Healthy communities - Multimedia
This article highlights the 8th consecutive gathering of the Appalachian Funders Network (AFN). Foundations and grant makers met in Central Appalachia to participate in a working meeting about aligning their investment resources.
This podcast asks community members and organizations across the U.S. about the challenges they are facing and solutions they’ve found for significant social issues like economic mobility, affordable housing, small business development and community reinvestment. Each episode showcases programs that help provide access to opportunity for low- and moderate-income individuals and families. The latest episode, "Access to Local Food Systems as a Rural Economic Driver," features an organization that bolsters regional agricultural enterprises to create jobs in rural areas. All episodes are available at accesspodcast.org or on iTunes, Stitcher and TuneIn.
Across Illinois, one of the most critical scarcities in healthcare is mental health professionals and facilities. In this Chicago Fed blog posting, read profiles on two Chicago mental health clinics serving LMI communities and how investments by financial institutions are assisting these facilities to bring about meaningful change in neighborhoods.
The Robert Wood Johnson Foundation’s 2016 County Health Rankings shows a worsening of conditions in some “rustbelt” counties like Wayne County (Detroit), and Philadelphia County, ranking them lowest in their respective states in terms of the social and economic factors and physical environment that affect health. This blog provides highlights from a videoconference, co-sponsored by the Chicago Fed's Detroit Branch, as well as the Federal Reserve Banks of Cleveland and Philadelphia, which was designed to share strategies for developing and investing in community assets.
In this video supplement to the Minneapolis Fed's Community Dividend publication, the executive director of the Minnesota-based discount-food program Fare for All describes how her organization offers nutritious, low-cost groceries to food stamp recipients and other food-insecure people at sites in and around the Twin Cities metro area.
What really makes us healthy? The top contributors to long-term health and life expectancy may be surprising to most. This video produced by the San Francisco Fed explains that only a fraction of what affects our health is actually related to healthcare. To truly improve outcomes, we need to look beyond healthcare at a variety of factors that impact health, and the community development sector is poised to address this challenge.
Check out this Connecting Communities® webinar from August 20, 2015, and hear from national experts who explore models of communities achieving equitable growth around transit, including projects that have improved connectivity to quality housing, jobs, education and health care. Speakers, including Dan Bartholomay of Rail~Volution, Brian Prater of Low-Income Investment Fund (LIIF) and Shelley Poticha of Natural Resources Defense Council, share the latest equitable transit-oriented development (ETOD) policy framework, summarize emerging research, and discuss financing ETOD projects, including how to fill funding gaps by cultivating new public-private partnerships.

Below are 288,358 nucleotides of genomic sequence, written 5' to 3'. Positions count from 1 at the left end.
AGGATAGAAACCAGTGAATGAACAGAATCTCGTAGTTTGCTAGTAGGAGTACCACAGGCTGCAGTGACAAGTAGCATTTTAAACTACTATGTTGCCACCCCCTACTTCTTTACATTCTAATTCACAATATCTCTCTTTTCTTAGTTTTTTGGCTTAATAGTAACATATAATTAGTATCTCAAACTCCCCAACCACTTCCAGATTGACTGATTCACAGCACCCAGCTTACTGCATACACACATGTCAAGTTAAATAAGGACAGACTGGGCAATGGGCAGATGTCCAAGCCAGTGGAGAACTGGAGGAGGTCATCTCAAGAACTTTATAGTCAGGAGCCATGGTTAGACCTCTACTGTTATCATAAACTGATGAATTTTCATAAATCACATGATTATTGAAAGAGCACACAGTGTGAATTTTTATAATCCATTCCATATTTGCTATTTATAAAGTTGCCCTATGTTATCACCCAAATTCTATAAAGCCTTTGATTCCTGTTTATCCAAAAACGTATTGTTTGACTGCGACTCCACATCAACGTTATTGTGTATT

Roughly 30 million Americans live in communities without adequate access to healthy food. This Connecting Communities® webinar offers fresh perspectives on understanding and addressing food-access issues. Experts include Shelly Ver Ploeg, Senior Economist, U.S.D.A.; Mark Kudlowitz, Director of Programs and Native Initiatives, U.S Dept. of the Treasury; and Yael Lehmann, Executive Director, The Food Trust.
Spotlight on the Fed’s Community Development Work and a Discussion of Promising Opportunities for the Field
Learn more about the latest trends in community development in this one-hour Connecting Communities® webinar, held on July 10, 2014. National experts discuss ways the Federal Reserve promotes community development, and point to promising approaches and useful industry resources.
The U.S. spends $2.7 trillion each year on health care—yet we are raising a generation of children who may live shorter and sicker lives than their parents. On June 25 and 26, 2014, the San Francisco Fed, SOCAP, the New York Academy of Medicine and the Building Healthy Places Network convened in NYC to explore the untapped market for improving health. In this streamed video of that event, learn how health systems, social systems and innovative solutions are improving health in low-income communities; meet entrepreneurs and policymakers working at the intersection of finance and health; and hear from organizations whose investments are generating economic gains and improvements in health and well-being.